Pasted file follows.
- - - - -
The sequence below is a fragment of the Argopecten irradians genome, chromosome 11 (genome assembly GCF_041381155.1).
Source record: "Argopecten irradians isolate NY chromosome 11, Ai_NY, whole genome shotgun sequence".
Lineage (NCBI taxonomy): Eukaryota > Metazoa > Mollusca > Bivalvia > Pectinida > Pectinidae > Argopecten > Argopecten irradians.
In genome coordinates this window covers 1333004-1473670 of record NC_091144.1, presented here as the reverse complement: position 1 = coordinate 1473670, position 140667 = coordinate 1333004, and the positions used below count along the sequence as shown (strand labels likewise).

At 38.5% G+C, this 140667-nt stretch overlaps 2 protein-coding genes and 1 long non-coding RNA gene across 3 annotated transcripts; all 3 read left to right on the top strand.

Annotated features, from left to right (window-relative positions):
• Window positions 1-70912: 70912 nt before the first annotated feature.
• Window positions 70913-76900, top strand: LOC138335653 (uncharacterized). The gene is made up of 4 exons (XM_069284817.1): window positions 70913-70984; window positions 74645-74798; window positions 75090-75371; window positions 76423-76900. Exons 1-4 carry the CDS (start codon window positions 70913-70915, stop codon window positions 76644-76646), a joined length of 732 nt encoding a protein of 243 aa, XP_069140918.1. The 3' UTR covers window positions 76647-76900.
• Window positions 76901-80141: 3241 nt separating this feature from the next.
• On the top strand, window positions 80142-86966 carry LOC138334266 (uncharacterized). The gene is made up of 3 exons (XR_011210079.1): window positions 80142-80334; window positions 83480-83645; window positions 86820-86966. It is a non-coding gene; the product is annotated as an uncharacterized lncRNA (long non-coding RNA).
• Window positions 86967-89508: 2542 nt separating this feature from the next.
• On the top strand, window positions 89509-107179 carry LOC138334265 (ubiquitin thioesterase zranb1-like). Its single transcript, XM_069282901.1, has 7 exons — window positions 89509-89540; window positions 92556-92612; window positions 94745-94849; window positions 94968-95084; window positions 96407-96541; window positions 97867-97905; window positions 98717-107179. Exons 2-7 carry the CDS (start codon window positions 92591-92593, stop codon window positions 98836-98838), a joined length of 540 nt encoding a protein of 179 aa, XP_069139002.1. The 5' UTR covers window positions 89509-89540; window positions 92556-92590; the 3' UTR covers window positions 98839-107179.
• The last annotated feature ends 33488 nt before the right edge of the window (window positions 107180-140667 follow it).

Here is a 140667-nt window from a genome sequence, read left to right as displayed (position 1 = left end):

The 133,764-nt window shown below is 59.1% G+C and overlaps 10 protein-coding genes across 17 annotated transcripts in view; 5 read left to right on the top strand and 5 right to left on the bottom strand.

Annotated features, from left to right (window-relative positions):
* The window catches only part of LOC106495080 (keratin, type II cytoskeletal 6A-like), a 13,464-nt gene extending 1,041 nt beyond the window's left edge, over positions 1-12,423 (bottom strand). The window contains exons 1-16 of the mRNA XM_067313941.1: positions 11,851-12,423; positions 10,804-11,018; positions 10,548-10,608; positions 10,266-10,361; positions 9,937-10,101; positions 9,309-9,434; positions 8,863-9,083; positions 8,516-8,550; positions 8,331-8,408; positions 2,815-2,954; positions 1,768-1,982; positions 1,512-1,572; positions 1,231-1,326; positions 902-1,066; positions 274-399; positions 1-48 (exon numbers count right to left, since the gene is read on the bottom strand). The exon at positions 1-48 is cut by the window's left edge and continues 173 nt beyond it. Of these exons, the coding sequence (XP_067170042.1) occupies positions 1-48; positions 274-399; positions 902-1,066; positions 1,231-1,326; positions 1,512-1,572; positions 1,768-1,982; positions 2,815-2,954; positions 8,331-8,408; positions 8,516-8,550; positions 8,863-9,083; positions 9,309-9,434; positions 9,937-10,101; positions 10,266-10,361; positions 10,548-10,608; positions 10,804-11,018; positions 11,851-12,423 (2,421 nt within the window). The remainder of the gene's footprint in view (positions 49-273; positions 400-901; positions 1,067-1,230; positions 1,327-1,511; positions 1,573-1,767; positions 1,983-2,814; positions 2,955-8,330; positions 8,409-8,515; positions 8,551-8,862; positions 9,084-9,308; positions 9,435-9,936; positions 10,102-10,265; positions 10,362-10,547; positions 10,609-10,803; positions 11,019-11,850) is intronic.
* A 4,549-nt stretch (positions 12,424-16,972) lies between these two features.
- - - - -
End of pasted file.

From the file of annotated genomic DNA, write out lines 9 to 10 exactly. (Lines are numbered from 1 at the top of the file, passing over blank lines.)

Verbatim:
• Window positions 76901-80141: 3241 nt separating this feature from the next.
• On the top strand, window positions 80142-86966 carry LOC138334266 (uncharacterized). The gene is made up of 3 exons (XR_011210079.1): window positions 80142-80334; window positions 83480-83645; window positions 86820-86966. It is a non-coding gene; the product is annotated as an uncharacterized lncRNA (long non-coding RNA).